When lawyer Sue-Ann Phay was planning her wedding a few months ago, she imagined having cupcakes, macarons and other sweet treats at a decorated booth at her reception.
After all, dessert bars are quite the rage among her newly married friends. But when she got hitched at the St Regis Hotel on Saturday, she had a cookie counter instead. Next to the mounds of oatmeal and chocolate cookies were a write-up and photos indicating they were baked by clients from the Movement for the Intellectually Disabled of Singapore (Minds).
Like Ms Phay, who is in her early 30s, more young couples are opting for "socially conscious" weddings where food and drinks are provided by charities or social enterprises. As weddings become increasingly lavish and costly, couples say they would rather see the money going to social causes.
In response, a small number of charities are seizing the chance to start or expand their catering business to provide jobs for the disadvantaged. At least two started doing so this year and one more may do so next year.
Minds, for instance, set up a baking social enterprise two years ago but started taking orders for weddings only this year after word got around and people asked about them.
One of them was Shamini Thilarajah, who ordered 1,000 cookies for her guests in August.
"It was my big day but I told myself that it's okay if the packaging doesn't look good or if the cookies don't taste so good because it is for a good cause. But they turned out fantastic," said the 32-year-old designer.
"My guests were curious why I chose the charity to do it, so it got us talking and that got it many referrals and orders afterwards."
Social enterprise Bliss Restaurant and Catering, which hires about 20 of the intellectually disabled, those with hearing difficulties and former offenders, has seen a 12 per cent growth in wedding orders for buffets in the last year.
"The younger generation are spending more and veering towards more gourmet food choices, yet they are also more aware and supportive of the social mission behind social enterprises," said its founder, Christine Low, 42.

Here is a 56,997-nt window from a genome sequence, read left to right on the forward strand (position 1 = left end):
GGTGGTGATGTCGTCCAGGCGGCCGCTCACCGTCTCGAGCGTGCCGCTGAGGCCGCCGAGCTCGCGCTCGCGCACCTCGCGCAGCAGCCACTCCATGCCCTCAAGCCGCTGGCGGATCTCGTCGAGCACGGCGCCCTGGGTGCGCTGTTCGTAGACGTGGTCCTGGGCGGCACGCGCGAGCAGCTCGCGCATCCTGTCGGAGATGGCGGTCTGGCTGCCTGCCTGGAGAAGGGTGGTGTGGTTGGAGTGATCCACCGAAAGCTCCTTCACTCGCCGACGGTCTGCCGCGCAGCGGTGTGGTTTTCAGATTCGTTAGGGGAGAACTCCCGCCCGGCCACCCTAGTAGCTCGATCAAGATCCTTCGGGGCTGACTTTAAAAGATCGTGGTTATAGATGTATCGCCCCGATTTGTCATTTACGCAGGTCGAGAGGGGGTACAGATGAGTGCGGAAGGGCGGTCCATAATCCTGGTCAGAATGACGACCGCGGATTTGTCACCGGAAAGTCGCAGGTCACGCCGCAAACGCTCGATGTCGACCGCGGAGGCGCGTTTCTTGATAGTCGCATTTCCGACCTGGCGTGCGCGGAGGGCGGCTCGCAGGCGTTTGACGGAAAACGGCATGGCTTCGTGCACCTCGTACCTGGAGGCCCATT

The charities say their catering prices are comparable to those of regular vendors. Food packages at Bliss, for example, can range from $10 to $100 per person.
Said Ms Joanna Cheng, 26, who had her wedding luncheon catered by Bliss in May: "We find that weddings nowadays are pretty self-centred affairs where all the focus is on the couple, so we wanted to use it as a means to bless others."
The lawyer added: "It is not only about supporting them monetarily, but when their service and food are accepted by people, their confidence also grows."
Ms Low said the catering business suits special needs persons as the advance bookings give them time to prepare, versus working in restaurants where last-minute orders can stress them out.
Ng Rei Na, senior manager of Minds Social Enterprises, said some customers are going the extra mile to bake the cookies with the intellectually disabled. "These sessions can help boost our clients' self-confidence as they can practise communicating with other people instead of just with their peers, training officers or family members," she said.
Ms Phay, who baked with Minds clients, said it was humbling: "You see the amount of effort they put in and how proud they are of their work.
"By interacting with them, couples can understand the meaning behind getting the cookies - it is about raising awareness and supporting these special people in our midst."
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